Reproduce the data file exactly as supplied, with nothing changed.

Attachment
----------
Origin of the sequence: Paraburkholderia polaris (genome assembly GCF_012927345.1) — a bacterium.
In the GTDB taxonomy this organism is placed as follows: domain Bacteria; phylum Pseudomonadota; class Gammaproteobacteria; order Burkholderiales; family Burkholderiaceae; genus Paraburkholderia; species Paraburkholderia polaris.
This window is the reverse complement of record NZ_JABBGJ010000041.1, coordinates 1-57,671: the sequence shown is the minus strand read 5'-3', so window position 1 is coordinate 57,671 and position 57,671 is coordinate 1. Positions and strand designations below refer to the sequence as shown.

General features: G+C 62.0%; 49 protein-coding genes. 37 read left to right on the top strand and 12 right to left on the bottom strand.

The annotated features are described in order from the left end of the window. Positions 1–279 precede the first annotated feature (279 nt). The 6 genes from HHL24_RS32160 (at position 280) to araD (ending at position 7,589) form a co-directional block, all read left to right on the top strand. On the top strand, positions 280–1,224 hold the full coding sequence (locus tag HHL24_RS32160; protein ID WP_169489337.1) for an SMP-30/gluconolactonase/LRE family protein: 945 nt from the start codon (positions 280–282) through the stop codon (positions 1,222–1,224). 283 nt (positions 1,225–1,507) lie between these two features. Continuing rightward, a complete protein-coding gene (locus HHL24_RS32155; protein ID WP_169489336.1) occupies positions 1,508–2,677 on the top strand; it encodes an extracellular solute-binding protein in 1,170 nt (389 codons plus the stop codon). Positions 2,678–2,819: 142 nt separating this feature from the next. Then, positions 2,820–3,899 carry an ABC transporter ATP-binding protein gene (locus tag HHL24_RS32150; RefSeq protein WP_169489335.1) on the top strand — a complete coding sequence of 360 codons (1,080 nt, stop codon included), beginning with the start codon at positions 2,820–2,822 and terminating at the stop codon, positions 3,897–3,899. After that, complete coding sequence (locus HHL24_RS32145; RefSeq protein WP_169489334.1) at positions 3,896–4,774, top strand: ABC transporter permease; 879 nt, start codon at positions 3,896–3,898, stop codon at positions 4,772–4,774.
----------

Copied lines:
Origin of the sequence: Paraburkholderia polaris (genome assembly GCF_012927345.1) — a bacterium.
In the GTDB taxonomy this organism is placed as follows: domain Bacteria; phylum Pseudomonadota; class Gammaproteobacteria; order Burkholderiales; family Burkholderiaceae; genus Paraburkholderia; species Paraburkholderia polaris.
This window is the reverse complement of record NZ_JABBGJ010000041.1, coordinates 1-57,671: the sequence shown is the minus strand read 5'-3', so window position 1 is coordinate 57,671 and position 57,671 is coordinate 1. Positions and strand designations below refer to the sequence as shown.

General features: G+C 62.0%; 49 protein-coding genes. 37 read left to right on the top strand and 12 right to left on the bottom strand.

The annotated features are described in order from the left end of the window. Positions 1–279 precede the first annotated feature (279 nt). The 6 genes from HHL24_RS32160 (at position 280) to araD (ending at position 7,589) form a co-directional block, all read left to right on the top strand. On the top strand, positions 280–1,224 hold the full coding sequence (locus tag HHL24_RS32160; protein ID WP_169489337.1) for an SMP-30/gluconolactonase/LRE family protein: 945 nt from the start codon (positions 280–282) through the stop codon (positions 1,222–1,224). 283 nt (positions 1,225–1,507) lie between these two features. Continuing rightward, a complete protein-coding gene (locus HHL24_RS32155; protein ID WP_169489336.1) occupies positions 1,508–2,677 on the top strand; it encodes an extracellular solute-binding protein in 1,170 nt (389 codons plus the stop codon). Positions 2,678–2,819: 142 nt separating this feature from the next. Then, positions 2,820–3,899 carry an ABC transporter ATP-binding protein gene (locus tag HHL24_RS32150; RefSeq protein WP_169489335.1) on the top strand — a complete coding sequence of 360 codons (1,080 nt, stop codon included), beginning with the start codon at positions 2,820–2,822 and terminating at the stop codon, positions 3,897–3,899. After that, complete coding sequence (locus HHL24_RS32145; RefSeq protein WP_169489334.1) at positions 3,896–4,774, top strand: ABC transporter permease; 879 nt, start codon at positions 3,896–3,898, stop codon at positions 4,772–4,774.